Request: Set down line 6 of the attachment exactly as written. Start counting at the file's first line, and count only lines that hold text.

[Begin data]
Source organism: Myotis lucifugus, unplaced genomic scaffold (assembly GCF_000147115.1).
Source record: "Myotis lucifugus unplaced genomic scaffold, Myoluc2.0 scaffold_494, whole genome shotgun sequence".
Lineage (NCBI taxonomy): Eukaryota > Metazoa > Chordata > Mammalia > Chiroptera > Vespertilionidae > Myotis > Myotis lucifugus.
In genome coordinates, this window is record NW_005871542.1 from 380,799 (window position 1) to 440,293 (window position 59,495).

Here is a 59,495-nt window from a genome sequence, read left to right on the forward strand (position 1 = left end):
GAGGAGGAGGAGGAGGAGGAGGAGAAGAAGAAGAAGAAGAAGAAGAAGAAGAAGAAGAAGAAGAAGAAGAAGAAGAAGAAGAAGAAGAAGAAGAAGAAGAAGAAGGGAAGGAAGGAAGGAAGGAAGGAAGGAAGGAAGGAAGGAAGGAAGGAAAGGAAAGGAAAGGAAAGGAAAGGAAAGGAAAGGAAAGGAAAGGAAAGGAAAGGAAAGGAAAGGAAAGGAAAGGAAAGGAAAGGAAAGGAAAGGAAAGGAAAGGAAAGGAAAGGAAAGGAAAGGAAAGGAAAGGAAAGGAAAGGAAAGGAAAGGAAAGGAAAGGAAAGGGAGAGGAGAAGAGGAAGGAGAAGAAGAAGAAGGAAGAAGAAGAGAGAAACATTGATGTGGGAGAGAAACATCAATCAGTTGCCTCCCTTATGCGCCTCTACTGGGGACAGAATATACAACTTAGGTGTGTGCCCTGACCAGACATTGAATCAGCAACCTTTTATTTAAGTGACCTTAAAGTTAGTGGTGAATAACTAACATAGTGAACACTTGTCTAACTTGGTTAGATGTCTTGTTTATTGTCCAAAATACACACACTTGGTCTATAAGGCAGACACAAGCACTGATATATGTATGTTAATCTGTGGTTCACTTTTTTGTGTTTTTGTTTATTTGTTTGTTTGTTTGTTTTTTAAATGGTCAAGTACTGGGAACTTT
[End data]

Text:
GAGGAGGAGGAGGAGGAGGAGGAGAAGAAGAAGAAGAAGAAGAAGAAGAAGAAGAAGAAGAAGAAGAAGAAGAAGAAGAAGAAGAAGAAGAAGAAGAAGAAGAAGGGAAGGAAGGAAGGAAGGAAGGAAGGAAGGAAGGAAGGAAGGAAGGAAAGGAAAGGAAAGGAAAGGAAAGGAAAGGAAAGGAAAGGAAAGGAAAGGAAAGGAAAGGAAAGGAAAGGAAAGGAAAGGAAAGGAAAGGAAAGGAAAGGAAAGGAAAGGAAAGGAAAGGAAAGGAAAGGAAAGGAAAGGAAAGGAAAGGAAAGGAAAGGAAAGGAAAGGGAGAGGAGAAGAGGAAGGAGAAGAAGAAGAAGGAAGAAGAAGAGAGAAACATTGATGTGGGAGAGAAACATCAATCAGTTGCCTCCCTTATGCGCCTCTACTGGGGACAGAATATACAACTTAGGTGTGTGCCCTGACCAGACATTGAATCAGCAACCTTTTATTTAAGTGACCTTAAAGTTAGTGGTGAATAACTAACATAGTGAACACTTGTCTAACTTGGTTAGATGTCTTGTTTATTGTCCAAAATACACACACTTGGTCTATAAGGCAGACACAAGCACTGATATATGTATGTTAATCTGTGGTTCACTTTTTTGTGTTTTTGTTTATTTGTTTGTTTGTTTGTTTTTTAAATGGTCAAGTACTGGGAACTTT